After having read Simon Singh’s Fermat’s Last Theorem and Big Bang it is inevitable that one would go on to read The Code Book too. As the name suggests the book is about the history and evolution of the science of encryption. Apart from being a difficult subject, cryptography can come across as boring and lackluster. But Simon Singh knows how to treat his audience well. The Code Book takes its reader on to a roller coaster ride in to the wonderland of cryptography. In the book Mr. Singh chronicles the development of the science of cryptography and crypt-analysis from the times of ancient Romans and Egyptians all the way to our current times and quantum cryptography. During the course he records all the important events and hallmarks in the history of cryptography. The effect cryptography has had on the lives, wars, liberty and the geopolitical landscape of our times is described in a revealing way.
The Code Book begins with the Romans involvement with early forms of cryptography. Julius Caesar’s secret military writings are discussed. It distinguishes between cryptography and crypt-analysis. It also elucidates the role of Arabs in the development of crypt-analysis and a few old methods of cipher analysis. It then goes on to discuss the clandestine plot of Mary queen of Scots to assassinate the British Queen Elizabeth. The assassination plot was deciphered by Queen Elizabeth and she had the former beheaded. At its climax, it moves on to the stage of world war 2 and a significant portion of the book is devoted to the developments concerning the deciphering of Germans’ enigma codes. The efforts of Allen Turing and his contemporaries, on both sides, are worth reading.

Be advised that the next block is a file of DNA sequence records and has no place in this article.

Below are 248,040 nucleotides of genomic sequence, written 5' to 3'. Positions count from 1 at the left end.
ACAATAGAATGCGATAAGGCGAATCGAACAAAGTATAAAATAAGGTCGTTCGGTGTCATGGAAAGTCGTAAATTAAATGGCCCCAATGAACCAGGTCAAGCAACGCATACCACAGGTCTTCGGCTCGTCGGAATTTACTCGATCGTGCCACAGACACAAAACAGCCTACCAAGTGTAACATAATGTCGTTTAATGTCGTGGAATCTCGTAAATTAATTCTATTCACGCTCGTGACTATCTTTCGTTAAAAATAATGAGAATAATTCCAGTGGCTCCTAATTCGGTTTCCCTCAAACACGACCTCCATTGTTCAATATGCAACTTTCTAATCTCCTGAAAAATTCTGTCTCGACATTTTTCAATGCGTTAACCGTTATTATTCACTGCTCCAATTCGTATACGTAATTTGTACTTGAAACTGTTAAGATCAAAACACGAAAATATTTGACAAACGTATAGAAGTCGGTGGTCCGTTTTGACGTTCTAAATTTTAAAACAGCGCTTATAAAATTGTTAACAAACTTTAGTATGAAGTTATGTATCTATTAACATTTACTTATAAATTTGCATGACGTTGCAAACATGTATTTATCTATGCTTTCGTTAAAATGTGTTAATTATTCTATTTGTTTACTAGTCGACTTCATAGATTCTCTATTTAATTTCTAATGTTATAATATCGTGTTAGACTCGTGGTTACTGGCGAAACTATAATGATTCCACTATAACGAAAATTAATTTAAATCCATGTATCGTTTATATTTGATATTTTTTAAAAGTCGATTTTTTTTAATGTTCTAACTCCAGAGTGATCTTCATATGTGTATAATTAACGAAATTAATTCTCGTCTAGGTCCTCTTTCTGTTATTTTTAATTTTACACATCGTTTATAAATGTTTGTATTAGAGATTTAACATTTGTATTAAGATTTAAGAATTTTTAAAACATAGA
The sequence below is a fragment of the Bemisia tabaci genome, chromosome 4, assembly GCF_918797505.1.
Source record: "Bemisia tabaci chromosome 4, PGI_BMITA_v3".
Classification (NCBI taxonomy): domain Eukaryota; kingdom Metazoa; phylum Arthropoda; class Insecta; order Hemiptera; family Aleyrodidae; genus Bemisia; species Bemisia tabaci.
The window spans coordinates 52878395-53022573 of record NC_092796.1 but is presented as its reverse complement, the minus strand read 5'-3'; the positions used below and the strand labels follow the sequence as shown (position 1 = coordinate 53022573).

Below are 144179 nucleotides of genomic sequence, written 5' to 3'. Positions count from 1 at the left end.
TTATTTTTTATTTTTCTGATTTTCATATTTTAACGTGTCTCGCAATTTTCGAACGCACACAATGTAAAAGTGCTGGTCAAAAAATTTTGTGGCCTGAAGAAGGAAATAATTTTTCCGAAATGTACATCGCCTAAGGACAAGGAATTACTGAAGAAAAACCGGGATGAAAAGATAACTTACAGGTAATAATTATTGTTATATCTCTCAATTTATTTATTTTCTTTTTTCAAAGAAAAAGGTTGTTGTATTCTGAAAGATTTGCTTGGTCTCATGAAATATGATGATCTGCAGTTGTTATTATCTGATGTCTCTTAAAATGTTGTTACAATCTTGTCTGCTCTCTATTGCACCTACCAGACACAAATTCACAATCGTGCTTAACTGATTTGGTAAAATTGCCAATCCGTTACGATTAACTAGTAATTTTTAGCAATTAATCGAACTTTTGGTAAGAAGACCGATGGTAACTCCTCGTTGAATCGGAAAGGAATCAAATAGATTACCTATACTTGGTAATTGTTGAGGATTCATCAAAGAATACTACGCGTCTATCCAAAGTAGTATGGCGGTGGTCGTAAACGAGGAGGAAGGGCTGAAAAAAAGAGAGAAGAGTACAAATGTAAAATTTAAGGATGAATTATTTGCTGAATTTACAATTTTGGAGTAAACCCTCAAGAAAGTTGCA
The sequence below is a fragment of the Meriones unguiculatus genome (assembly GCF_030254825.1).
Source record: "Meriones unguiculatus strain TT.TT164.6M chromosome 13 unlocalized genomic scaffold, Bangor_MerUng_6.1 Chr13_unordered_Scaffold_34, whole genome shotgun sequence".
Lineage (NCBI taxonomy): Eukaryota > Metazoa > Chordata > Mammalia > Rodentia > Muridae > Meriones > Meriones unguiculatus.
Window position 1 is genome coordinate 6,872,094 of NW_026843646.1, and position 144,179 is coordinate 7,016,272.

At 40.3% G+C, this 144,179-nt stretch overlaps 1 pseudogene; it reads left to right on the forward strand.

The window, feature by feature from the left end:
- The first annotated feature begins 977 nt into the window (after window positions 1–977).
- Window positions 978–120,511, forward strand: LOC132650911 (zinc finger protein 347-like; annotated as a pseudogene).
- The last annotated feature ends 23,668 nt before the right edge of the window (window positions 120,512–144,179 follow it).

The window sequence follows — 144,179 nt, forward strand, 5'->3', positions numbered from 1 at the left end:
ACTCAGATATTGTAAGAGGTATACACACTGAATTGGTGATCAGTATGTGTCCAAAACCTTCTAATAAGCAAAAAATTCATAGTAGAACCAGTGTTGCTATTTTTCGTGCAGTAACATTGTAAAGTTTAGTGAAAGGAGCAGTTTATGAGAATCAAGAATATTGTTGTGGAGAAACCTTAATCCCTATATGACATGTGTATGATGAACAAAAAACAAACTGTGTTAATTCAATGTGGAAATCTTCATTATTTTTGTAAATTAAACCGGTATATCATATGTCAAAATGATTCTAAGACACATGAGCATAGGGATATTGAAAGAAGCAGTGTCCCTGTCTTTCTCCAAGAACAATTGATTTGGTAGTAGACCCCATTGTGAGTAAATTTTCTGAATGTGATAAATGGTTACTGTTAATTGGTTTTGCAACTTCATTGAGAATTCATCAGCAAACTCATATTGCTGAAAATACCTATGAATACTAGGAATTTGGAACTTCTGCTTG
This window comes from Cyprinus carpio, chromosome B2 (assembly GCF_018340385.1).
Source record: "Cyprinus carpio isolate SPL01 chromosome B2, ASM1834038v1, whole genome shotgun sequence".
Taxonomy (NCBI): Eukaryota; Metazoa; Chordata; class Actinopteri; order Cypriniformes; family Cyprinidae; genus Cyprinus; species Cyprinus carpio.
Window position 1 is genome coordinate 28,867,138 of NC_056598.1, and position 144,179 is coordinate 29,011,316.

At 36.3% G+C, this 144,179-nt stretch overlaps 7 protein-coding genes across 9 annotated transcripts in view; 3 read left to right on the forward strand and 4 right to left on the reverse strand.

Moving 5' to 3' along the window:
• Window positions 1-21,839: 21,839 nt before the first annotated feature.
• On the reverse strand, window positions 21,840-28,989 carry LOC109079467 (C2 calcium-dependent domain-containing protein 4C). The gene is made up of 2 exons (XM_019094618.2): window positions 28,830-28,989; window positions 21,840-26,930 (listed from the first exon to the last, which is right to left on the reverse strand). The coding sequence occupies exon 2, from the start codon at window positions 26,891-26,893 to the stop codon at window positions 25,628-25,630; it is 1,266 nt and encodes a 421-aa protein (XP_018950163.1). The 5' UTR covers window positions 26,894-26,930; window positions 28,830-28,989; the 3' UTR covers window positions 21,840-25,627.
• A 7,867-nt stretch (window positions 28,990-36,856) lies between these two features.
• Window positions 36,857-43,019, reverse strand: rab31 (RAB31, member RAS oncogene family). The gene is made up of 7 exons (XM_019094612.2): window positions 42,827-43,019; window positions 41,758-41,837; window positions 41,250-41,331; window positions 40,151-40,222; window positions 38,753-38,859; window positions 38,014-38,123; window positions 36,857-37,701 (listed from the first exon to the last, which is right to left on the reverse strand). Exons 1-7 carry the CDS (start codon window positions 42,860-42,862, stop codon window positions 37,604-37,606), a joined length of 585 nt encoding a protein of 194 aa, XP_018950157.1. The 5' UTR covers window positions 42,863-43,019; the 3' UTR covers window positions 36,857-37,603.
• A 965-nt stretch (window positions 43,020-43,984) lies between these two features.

The author then brings right in to our very own era of so-called modern cryptography. Here the author discusses the evolution of various techniques such as RSA, PGP and public-key cryptography. The author also discusses various philosophical, ethical and moral issues concerning personal privacy in our times. In particular, the discussion on the trade-of between the level of personal privacy and the level of information gathering by the law enforcement agencies is discussed from the point of view of security.
The final chapter concludes by speculating about the future of cryptography and discusses and analyses the potential of quantum cryptography. Here again the author has done a commendable effort to elucidate some of the intricate concepts in quantum physics, specially superposition, and to analyse their relevance with quantum computing and cryptography. Simon Singh has a very inspiring style of writing about popular science. All of his books are written with much lucidity and eloquence. The pace of the plot is fast while not compromising the fine details. A person who opens the book once and set’s off to reading looses track of his/her diurnal chores, looses track of time and would find it hard to close the book before the last page is reached. Anyone who would read The Code Book would fall in love with cryptography.
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